At first, the claws started to come out.  I could see the rage coming up from her.  I pulled myself back in and calmly said, “And just so you know, I’m not playing the rage game today.”  [Again, cue loud braking sound.]  She quickly realized that wasn’t going to work.  (‘Must be doing SOMETHING right.)

I explained she was going to be homeschooled and that we were going to do a lot of it online with an accredited Christian academy with certified teachers helping us.  I told her about activities and friends with the local home school group.  I told her there would be no need for the list of things she said she "needed" for 8th grade at the middle school.

Next came the pleading and the bargaining.  “But I’ll only have to go to 8th grade at home if I get my grades back up and act better, right?  I’ll still get to go to high school, right?  I want to go to high school!”  I reminded her I don’t make promises other than that I will be here, love her, and take care of her in the way she needs me to, always -- as long as I'm alive.  I am not promising what school will be like in 9th grade.  I am working on 8th grade.  HOWEVER, once we started homeschool, it would not be my preference to go back to public school.  She tried to bargain again.  I said, "I’m finished with this discussion."

I reminded The Princess that I was making decisions to help her do well in life, not to punish her, or to make her life miserable.  She zinged me with, “Yeah, but Dad thinks you’re going to make your own life miserable.”  

I asked her if she WANTED me to be miserable.  She said, “No.”  I said, “Good, because HOW I feel is up to me and I choose to look forward to my time learning, going places, and having FUN with you next year!”  Smile.  Smile.  Tilted head, with shoulders up, goofy smile.

She decided to spend the evening in her room, sulking, writing notes and tearing them up, and reading.  That’s okay.  This morning, she was telling me all about the book she was reading and she was being my sweet girl again.  

I haven’t homeschooled since my youngest bio-boy was in 8th grade.  That was five years ago.  I’m going to have to shake some mental dust off and get organized, but I’m jazzed about it.  Six months to prepare.  I can do this!

Thursday, February 9, 2012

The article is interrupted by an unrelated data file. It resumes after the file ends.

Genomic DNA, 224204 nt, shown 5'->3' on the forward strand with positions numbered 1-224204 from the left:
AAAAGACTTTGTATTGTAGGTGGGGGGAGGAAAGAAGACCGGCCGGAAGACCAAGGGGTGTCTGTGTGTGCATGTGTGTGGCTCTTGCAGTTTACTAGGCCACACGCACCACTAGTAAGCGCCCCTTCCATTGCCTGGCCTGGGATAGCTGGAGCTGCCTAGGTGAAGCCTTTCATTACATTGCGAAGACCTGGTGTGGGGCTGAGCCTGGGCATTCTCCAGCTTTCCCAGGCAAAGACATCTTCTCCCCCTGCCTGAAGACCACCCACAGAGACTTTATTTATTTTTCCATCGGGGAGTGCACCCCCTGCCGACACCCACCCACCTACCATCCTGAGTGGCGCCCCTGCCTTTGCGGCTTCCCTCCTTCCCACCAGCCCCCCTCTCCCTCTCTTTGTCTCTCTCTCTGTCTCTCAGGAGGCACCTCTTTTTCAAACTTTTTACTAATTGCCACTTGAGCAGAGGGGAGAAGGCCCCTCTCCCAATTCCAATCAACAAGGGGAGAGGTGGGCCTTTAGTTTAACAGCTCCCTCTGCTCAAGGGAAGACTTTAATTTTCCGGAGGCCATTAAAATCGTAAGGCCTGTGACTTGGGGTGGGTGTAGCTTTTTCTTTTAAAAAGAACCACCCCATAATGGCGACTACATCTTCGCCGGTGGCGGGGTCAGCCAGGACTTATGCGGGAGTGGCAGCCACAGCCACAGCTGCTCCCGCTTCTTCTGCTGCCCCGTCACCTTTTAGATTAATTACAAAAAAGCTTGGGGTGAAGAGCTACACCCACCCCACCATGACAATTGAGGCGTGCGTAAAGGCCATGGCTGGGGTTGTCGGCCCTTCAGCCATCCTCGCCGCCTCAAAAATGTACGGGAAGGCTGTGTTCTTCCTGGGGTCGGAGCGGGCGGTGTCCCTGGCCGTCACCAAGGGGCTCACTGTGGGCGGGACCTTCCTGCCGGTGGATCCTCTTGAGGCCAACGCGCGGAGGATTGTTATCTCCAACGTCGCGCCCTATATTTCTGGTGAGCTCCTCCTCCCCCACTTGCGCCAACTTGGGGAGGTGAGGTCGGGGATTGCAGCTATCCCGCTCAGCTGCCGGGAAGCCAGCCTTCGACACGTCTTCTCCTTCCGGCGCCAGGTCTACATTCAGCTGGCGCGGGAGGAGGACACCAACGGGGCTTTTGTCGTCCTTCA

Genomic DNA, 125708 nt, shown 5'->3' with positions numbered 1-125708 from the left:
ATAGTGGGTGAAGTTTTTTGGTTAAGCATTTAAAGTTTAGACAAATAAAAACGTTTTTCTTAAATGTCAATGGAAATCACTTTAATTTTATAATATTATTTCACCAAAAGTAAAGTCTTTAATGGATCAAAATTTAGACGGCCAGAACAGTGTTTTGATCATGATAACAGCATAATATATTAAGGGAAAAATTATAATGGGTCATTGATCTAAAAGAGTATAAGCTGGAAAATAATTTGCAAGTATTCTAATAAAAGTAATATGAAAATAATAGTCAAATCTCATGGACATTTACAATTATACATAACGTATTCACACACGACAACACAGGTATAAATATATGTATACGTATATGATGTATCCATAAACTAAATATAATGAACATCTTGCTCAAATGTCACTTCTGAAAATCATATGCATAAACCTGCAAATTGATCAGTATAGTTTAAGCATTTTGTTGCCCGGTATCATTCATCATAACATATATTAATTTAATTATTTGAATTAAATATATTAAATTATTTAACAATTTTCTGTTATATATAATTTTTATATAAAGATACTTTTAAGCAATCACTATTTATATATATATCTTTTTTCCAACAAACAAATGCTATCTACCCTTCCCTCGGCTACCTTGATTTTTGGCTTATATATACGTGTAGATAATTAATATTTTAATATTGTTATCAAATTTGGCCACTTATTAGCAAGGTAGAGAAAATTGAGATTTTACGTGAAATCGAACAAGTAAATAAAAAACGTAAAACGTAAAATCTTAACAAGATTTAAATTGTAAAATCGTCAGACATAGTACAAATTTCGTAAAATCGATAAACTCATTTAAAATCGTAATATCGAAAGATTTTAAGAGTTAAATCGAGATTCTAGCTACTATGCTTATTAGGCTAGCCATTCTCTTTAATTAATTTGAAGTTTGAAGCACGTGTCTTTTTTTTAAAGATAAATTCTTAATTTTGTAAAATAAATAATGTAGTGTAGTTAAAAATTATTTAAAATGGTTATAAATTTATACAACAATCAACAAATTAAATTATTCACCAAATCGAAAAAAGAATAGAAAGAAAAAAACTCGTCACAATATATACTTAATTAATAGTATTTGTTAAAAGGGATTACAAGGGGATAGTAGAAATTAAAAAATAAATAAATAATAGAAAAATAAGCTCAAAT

Twenty Things My Adopted Kids Wish Their Biological Family Knew


If you’re an adoptive parent and you haven’t yet read Sherrie Eldridge’s book, “Twenty Things Adopted Kids Wish Their Adoptive Parents Knew,” you’re missing some good insight.  The book will not reveal all the things adopted kids wish their parents knew.  Some adopted kids (now adults) disagree with some of what Eldridge writes.  However, the book will give you some knowledge of what it feels like to be adopted, and some seeds for thought as you try to understand the heart of your child.  I highly recommend you read it.  (I get no financial gain by saying that.)

There is a flip side to the 20 things adoptive parents should know, at least for my kids.  My kids experienced significant trauma at the hands of their birth family and the people that family allowed to become a part of their lives.  Because those adults didn’t handle things well, they ended up in an orphanage system that was often harmful and hurtful.  The things my kids have told me about their caregivers are about the only thing that makes me want to go back to their birth country.  I would very much like to give certain women there an education they’d never forget.

The thing is, my kids don’t care about those people very much.  They were temporary “mamas.”  They were hired help.  They weren’t family.  It is family that caused the deepest pain and left the biggest scars.  It is to family my kids wish they could communicate the things they want to be ingrained into the soul of people living in Eastern Europe.  Here are 20 things my kids wish their biological family knew:

*You caused me more hurt and pain than any child should ever have to bear.  You are ALL responsible.  Those letters you send me now only cause that pain to deepen.  If you loved me so much, why didn't you take care of us when our parents could not?

*I am ashamed of you and I am scared to death I’m going to end up like you, even though I have a good life and parents who know how to love me now.

*Even though you’ve caused me so much pain, I still love you and I still wish we could be together.  I grieve that loss deeply every single day.